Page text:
ELDERSBURG — A young editor pores over pages strewn across her kitchen table, while her Cable Drive neighbors eagerly await the latest Harvest Farm News.
"Mr. Ernie is thinking about giving his kids away," writes Felicia S. Epstein, preparing copy for her third edition. Three crying toddlers and their distraught dad's comment made the weekly news.
The first issue of the one-woman production hit doorsteps of 10 homes two weeks ago. Its reporter, cartoonist, photographer, editor and publisher is a 10-year-old about to enter the fifth grade at Carrolltowne Elementary.
The job was Felicia's response to the end-of-summer doldrums.
"I just got bored one day, took out a note pad and went around the neighborhood," she said. "Then, I started writing thepaper."
Although Adrienne Epstein didn't want her daughter knocking on doors and bothering neighbors with interviews, she approved theidea.
"If people were already outside, I didn't think they would mind talking with Felicia," she said.
To Adrienne's surprise, the neighbors were far from bothered. They welcomed Felicia's questions and liked the product.
"People a block away are asking when they can get a paper," she said.
After canvassing the neighborhood, gathering her information, Felicia pounds out her stories by hand.
She includes Robert H.'s trip to the Westminster duck pond and "101 Dalmatians" among the reports on her neighbors' latest remodeling projects, gardens, vacations and recreation plans.
Sole reporter status has afforded her several exclusives, including "Mr. Ernie and Mr. Mike are sneaking out Thursday for an exciting game of golf."
She has agood handle on who is doing what among the younger set, too.
The twin boys who just moved in, Christy's pool, Eric's mountain bike were some of the headliners of the first issue, along with "Nolan has learned how to catch a Frisbee and Erin's puppies just opened their eyes."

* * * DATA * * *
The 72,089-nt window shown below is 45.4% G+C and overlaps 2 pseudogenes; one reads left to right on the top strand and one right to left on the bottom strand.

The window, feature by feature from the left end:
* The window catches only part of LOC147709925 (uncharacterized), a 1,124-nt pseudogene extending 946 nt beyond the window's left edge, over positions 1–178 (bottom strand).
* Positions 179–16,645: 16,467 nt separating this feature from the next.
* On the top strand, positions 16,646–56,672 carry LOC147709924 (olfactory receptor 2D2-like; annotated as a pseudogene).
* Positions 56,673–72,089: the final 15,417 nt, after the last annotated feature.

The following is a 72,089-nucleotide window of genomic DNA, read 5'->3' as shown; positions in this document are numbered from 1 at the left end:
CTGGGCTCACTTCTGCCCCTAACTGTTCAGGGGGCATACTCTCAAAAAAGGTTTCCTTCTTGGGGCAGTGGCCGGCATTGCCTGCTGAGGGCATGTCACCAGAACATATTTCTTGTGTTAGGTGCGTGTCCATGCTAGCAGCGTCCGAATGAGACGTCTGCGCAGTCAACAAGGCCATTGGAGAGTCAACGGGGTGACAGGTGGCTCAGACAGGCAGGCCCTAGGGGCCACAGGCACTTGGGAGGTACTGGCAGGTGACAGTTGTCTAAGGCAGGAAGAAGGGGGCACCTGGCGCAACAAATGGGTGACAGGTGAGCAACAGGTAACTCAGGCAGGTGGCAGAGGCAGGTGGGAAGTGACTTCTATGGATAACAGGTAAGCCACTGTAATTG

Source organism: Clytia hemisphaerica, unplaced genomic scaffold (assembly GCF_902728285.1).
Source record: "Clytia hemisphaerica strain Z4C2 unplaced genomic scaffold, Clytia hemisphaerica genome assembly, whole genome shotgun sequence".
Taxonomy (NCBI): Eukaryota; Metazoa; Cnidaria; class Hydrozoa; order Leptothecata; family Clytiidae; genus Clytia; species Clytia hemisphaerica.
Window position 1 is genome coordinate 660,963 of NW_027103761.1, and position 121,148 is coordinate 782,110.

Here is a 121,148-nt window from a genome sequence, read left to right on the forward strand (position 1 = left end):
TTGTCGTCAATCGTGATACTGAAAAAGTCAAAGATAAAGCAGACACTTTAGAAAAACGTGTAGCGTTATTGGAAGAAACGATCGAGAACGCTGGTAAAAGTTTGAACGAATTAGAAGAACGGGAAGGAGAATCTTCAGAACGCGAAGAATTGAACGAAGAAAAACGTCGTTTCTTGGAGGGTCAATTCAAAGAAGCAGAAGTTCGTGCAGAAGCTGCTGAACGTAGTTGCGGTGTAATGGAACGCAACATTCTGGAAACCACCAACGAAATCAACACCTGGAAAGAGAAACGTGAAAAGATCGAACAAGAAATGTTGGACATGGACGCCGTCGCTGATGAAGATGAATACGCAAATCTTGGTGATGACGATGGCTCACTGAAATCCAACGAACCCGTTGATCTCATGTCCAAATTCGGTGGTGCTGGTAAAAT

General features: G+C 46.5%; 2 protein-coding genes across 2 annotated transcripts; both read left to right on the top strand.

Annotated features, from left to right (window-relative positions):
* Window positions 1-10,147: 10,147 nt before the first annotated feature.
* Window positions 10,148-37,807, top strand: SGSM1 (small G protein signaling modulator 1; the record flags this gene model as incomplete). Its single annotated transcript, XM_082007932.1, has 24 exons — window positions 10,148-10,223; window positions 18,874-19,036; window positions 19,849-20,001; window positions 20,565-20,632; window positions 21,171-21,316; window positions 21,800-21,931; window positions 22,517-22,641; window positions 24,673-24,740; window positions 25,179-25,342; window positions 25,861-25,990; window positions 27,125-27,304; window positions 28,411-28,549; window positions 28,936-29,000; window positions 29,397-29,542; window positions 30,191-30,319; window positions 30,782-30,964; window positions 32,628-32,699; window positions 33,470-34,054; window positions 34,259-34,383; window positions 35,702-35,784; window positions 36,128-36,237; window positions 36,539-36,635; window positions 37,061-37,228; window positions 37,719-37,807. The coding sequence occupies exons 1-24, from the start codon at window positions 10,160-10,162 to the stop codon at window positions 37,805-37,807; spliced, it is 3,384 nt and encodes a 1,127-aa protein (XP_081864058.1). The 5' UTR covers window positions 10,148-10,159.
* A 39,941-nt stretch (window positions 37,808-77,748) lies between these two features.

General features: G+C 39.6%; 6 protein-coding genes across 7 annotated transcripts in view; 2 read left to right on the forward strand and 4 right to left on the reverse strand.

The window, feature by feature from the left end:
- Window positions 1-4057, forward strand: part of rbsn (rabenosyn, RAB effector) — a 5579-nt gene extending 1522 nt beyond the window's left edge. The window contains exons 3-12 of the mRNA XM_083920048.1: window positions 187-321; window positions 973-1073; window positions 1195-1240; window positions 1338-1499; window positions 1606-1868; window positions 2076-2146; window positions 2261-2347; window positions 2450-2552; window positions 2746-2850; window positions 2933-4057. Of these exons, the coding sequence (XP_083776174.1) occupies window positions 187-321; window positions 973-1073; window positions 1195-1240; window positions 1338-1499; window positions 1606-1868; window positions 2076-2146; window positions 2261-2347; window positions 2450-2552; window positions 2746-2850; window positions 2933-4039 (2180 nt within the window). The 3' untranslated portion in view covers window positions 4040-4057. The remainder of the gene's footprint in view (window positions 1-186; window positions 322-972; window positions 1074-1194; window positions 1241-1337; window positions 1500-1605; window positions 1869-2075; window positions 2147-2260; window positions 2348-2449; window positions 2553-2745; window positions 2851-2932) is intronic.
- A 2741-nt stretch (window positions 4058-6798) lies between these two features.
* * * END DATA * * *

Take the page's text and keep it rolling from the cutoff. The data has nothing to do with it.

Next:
She welcomes reader input and follows through on suggestions, such as the inclusion of a coloring page. She gives out her home phone, too, asking everyone to call with tips.
In her columns, she also notes upcoming birthdays and social events, and will include photosand postcards. Shots of her family barbecue accompanied one article.
The "newsiest" neighborhood household becomes "Family of the Week" on Harvest Farm News' back page. The Conaways, who related the "most true stories" to the roving reporter, were in that spotlight for the first issue, followed by the Hollasches.
"I think the whole ideais really terrific and shows great imagination," said Diane Hollasch, who lives next door. "Felicia really knows what is going on."
Felicia designs a cover, draws cartoons and adds a word puzzle, before the paper goes to print -- on the copier in her father's office.
Joseph H. Epstein supplies the paper and returns home with several copies of each page for his daughter to collate and staple.
With her product put together, the neighborhood paper girl delivers the news. She also mails copies to her family in New York.
"The family went wild about the project and made us promise to send papers," said Adrienne.
Once September and school roll around, Felicia plans to continue publishing. It might mean working weekends, but she doesn't mind.